DefinitionRenovascular hypertension is high blood pressure in one or both of the renal arteries that supply blood to the kidneys.
|The Kidney and its Main Blood Vessels|
|Copyright © Nucleus Medical Media, Inc.|
CausesRenovascular hypertension is caused by renal artery stenosis, a narrowing of the artery in the kidney. This results in a decrease in blood flow to one or both kidneys.Each kidney is capable of regulating the body’s blood pressure to assure that each organ has an adequate supply of oxygenated blood. Stenosis activates a cascade of hormones known as the renin-angiotensin system. This pattern increases blood pressure, which may result in renovascular hypertension. High blood pressure is a leading cause of stroke and heart attack. The two most common causes of renovascular hypertension are:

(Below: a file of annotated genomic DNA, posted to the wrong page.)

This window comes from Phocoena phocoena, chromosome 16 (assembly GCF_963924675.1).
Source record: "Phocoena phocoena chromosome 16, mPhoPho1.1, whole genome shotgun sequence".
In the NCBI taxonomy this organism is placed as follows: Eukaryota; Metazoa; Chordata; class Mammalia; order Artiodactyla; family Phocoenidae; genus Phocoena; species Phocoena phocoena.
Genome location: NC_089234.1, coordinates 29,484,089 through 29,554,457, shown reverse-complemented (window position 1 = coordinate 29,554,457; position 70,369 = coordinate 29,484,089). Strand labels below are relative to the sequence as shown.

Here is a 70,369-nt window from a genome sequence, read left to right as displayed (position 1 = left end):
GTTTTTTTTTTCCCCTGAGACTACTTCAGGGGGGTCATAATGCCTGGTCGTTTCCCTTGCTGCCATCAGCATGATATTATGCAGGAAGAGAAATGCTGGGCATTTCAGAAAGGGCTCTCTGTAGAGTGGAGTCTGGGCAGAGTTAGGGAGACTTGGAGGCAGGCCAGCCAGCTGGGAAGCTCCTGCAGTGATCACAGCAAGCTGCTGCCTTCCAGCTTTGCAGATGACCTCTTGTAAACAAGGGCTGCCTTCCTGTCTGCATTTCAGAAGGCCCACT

- Atherosclerosis—Fatty plaque builds up in the arteries and blocks blood flow to the kidneys.This occurs mainly in men over 50 years old.
- Fibromuscular dysplasia—An inherited disorder where muscle and fibrous tissue of the renal artery wall thicken and harden into rings that block blood flow to the kidneys. This occurs mainly in young women in their 30s.
Risk FactorsFactors that may increase your chance of renovascular hypertension include:
- Advanced age
- High cholesterol
- Personal or family history of cardiovascular disease
- Personal or family history of fibromuscular dysplasia
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